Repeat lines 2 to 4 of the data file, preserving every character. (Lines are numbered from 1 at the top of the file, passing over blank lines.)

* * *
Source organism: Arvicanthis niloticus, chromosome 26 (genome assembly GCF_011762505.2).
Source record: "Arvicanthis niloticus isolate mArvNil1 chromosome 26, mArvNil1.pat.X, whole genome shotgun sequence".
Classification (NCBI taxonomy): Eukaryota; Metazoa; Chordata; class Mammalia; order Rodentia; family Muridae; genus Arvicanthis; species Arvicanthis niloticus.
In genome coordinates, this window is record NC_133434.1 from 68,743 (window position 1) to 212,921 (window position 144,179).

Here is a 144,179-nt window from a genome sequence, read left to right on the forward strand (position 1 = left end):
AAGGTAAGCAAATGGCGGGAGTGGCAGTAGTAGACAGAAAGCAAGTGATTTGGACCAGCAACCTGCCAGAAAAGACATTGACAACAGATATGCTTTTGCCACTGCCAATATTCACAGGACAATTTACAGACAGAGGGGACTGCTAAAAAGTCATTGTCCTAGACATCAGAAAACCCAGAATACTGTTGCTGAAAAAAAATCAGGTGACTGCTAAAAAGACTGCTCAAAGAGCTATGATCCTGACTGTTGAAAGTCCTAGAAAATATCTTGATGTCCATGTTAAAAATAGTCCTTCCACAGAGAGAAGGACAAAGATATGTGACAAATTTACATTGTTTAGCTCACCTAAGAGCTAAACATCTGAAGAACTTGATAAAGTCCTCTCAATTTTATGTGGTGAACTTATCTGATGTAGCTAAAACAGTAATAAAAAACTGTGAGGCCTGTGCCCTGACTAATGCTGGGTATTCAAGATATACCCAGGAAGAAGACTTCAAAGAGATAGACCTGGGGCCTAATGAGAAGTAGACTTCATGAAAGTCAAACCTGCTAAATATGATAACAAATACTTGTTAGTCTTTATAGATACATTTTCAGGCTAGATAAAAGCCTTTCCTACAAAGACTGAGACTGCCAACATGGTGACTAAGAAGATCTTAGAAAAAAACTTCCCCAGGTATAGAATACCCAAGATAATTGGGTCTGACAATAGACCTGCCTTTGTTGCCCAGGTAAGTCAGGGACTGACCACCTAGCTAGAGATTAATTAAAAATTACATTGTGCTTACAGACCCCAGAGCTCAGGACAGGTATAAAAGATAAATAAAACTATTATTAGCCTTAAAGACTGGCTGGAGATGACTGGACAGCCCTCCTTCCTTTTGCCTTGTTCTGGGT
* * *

Source record: "Arvicanthis niloticus isolate mArvNil1 chromosome 26, mArvNil1.pat.X, whole genome shotgun sequence".
Classification (NCBI taxonomy): Eukaryota; Metazoa; Chordata; class Mammalia; order Rodentia; family Muridae; genus Arvicanthis; species Arvicanthis niloticus.
In genome coordinates, this window is record NC_133434.1 from 68,743 (window position 1) to 212,921 (window position 144,179).